Figure 4 shows the chemical distribution from the Piriteze® tablet. Titanium dioxide (orange) was present based on the bands 400 cm-1, 523 cm-1 and the 647cm-1 (anti-symmetric bending vibration of O-Ti-O) was used for an intensity map.4,5 Lactose monohydrate was mapped based on the 360 cm-1 band, and confirmed with the subsequent modes of 478 cm-1, 1087 cm-1 and 1263 cm-1.6 The API cetirizine hydrochloride (HCl) was confirmed from the peaks at 222 cm-1, 1003 cm-1, 1183 cm-1 and mapped using the 1608 cm-1 band of C-C stretching of a carboxylic acid.7,8
Figure 5 highlights the chemical distribution of a section of crushed Allevia®. Allevia® is coated in a pink-red shell coating.
Figure 5: (a) Raman spectral analysis and (b) imaging of Allevia® with intensities of 647 cm-1 (orange), 1009 cm-1 (pink) 1104 cm-1 (cyan) and 488 cm-1 (purple). Triangles indicate the most intense bands in each pharmaceutical ingredient.
The central region, as seen on the white light image, Figure 2C, and has been found to contains the anatase form of titanium dioxide. Titanium dioxide, in this instance, is used as a coating agent which prevents degradation of the API.9 Maize starch was also another ingredient identified. Similar to lactose monohydrate, maize starch is mostly used in pharmaceuticals as a binder to the API when it is granulated, and it also prolongs the steady release of the drug.10 The active ingredient fexofenadine HCl was detected due to the modes at 260 cm-1 (C-C stretching), 782 cm-1, 1614 cm-1 (carboxylic acid group) and mapped using the 1009 cm-1 band.11
In conclusion, the analysis of the tablet’s spectra, in conjunction with the manufacturer’s provided ingredients list, has yielded valuable insights into the composition of the tablet. This investigation has allowed us to confirm the presence of various crucial ingredients, including binders like lactose monohydrate and microcrystalline cellulose, coating agents like titanium dioxide, and active pharmaceutical ingredients such as loratadine, cetirizine HCl, and fexofenadine HCl. The findings are summarized in Figure 6, which highlights the distinctive spectral bands corresponding to each ingredient across different tablets. It is evident that Raman microscopy serves as a powerful tool, providing unique and indispensable insights into the formulation of pharmaceutical products.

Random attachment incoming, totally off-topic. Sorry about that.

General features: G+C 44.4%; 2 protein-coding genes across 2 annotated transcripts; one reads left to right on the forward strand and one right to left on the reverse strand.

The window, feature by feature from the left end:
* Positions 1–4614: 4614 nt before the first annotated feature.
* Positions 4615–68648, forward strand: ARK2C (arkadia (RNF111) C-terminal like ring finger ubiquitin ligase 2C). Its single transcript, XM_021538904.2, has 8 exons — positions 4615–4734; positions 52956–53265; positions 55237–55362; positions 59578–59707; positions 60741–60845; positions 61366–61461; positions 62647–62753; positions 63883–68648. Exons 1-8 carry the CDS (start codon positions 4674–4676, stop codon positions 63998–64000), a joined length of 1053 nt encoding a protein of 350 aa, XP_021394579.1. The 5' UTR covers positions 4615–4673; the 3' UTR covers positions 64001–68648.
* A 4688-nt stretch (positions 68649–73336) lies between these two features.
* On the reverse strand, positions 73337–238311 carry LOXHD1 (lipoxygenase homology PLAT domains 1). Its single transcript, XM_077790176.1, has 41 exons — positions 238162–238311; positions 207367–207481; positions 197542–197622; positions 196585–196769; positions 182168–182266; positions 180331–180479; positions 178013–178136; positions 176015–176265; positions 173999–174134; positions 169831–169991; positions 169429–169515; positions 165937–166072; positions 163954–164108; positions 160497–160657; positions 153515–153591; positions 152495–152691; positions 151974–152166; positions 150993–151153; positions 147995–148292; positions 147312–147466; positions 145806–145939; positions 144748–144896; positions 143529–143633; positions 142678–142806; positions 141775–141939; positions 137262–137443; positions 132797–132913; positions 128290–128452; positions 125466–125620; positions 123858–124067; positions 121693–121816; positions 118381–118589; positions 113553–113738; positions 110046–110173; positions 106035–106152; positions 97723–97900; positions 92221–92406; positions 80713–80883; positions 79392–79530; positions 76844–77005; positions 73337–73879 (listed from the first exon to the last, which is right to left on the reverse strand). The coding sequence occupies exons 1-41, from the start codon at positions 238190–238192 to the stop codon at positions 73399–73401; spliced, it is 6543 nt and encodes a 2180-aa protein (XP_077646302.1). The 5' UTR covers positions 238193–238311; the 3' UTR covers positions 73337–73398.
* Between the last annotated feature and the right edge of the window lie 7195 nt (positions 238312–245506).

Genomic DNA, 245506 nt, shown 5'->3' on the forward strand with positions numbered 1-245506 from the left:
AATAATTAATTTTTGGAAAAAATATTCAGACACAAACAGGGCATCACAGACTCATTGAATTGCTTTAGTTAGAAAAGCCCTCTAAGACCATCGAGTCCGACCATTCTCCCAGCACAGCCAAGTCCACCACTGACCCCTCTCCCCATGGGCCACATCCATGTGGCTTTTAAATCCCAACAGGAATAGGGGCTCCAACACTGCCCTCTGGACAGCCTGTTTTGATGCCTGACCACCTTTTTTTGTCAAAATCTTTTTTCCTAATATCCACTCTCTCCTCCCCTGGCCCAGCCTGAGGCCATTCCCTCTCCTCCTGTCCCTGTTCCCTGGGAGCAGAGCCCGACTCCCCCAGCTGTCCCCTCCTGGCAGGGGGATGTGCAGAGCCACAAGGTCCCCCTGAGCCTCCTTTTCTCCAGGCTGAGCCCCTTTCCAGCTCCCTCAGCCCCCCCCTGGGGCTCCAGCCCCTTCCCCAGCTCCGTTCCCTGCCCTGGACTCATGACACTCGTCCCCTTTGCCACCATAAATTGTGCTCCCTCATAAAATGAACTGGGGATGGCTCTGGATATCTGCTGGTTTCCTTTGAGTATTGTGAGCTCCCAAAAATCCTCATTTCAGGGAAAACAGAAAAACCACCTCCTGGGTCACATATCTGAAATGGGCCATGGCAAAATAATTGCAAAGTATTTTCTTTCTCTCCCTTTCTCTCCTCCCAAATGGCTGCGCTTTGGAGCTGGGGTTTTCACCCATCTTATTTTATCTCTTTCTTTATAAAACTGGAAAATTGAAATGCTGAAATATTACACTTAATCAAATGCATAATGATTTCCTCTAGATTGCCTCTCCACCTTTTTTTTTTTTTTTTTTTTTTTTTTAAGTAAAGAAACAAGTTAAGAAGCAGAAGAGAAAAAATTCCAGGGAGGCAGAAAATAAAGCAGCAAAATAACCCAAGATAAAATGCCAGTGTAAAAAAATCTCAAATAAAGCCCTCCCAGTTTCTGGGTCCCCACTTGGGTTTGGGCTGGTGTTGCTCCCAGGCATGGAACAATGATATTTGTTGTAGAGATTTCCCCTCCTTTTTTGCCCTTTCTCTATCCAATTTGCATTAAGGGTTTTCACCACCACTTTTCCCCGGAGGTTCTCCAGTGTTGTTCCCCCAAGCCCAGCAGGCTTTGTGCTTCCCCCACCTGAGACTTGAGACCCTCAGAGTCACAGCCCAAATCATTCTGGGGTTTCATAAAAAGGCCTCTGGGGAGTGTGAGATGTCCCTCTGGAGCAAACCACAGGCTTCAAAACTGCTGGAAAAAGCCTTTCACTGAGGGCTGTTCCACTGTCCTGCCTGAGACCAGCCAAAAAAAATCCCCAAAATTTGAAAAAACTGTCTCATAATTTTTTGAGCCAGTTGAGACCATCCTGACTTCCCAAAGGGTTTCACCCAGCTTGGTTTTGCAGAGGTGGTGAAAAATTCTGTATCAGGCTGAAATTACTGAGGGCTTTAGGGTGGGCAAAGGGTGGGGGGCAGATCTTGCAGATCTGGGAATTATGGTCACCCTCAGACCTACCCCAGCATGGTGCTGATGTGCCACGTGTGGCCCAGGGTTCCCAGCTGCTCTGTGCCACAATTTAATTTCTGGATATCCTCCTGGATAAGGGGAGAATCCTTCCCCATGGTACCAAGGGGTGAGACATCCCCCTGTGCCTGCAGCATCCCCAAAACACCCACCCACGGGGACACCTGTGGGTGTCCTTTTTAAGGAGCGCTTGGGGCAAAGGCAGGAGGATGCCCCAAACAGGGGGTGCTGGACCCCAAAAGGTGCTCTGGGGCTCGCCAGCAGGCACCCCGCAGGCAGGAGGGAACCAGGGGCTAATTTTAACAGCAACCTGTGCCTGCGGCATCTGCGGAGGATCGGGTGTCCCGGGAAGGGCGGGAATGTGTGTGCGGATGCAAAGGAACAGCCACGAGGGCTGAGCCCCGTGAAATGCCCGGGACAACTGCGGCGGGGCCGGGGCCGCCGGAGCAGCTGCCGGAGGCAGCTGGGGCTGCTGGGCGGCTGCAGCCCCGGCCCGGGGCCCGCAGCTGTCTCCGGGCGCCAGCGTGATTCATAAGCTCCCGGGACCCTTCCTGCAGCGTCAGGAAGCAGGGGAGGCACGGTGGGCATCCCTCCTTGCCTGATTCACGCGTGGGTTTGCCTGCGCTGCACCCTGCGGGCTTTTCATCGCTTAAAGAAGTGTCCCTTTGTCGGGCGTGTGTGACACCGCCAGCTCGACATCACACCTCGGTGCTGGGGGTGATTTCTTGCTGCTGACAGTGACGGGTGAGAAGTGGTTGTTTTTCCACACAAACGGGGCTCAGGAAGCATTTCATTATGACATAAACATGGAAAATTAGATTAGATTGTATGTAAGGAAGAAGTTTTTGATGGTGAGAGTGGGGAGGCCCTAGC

Figure 6: Average spectrum of Raman maps for each antihistamine tablet, Tesco®, Piriteze® and Allevia®; corresponding ingredients and their Raman modes are shown.
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- Hicham M Gafour et al. Harmonic Dynamics of α-D-Lactose in the Crystalline State. Journal of Molecular Imaging & Dynamic, 1:1 (2011).
- Marleen de Veij et al. Reference database of Raman spectra of pharmaceutical excipients, Wiley Interscience (2008) Figure 2.
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- Gujarat Ambuja Exports Ltd. Blog, Applications of Maize Starch, 4. Pharmaceutical Industry , Published: July 2020, Accessed: 15/09/2023.
- Missono Brondi et al. Mapping the Polymorphic Forms of Fexofenadine in Pharmaceutical Tablets Using near Infrared Chemical Imaging. Journal of Near Infrared Spectroscopy. 22. 211-220 (2014) Figure 3.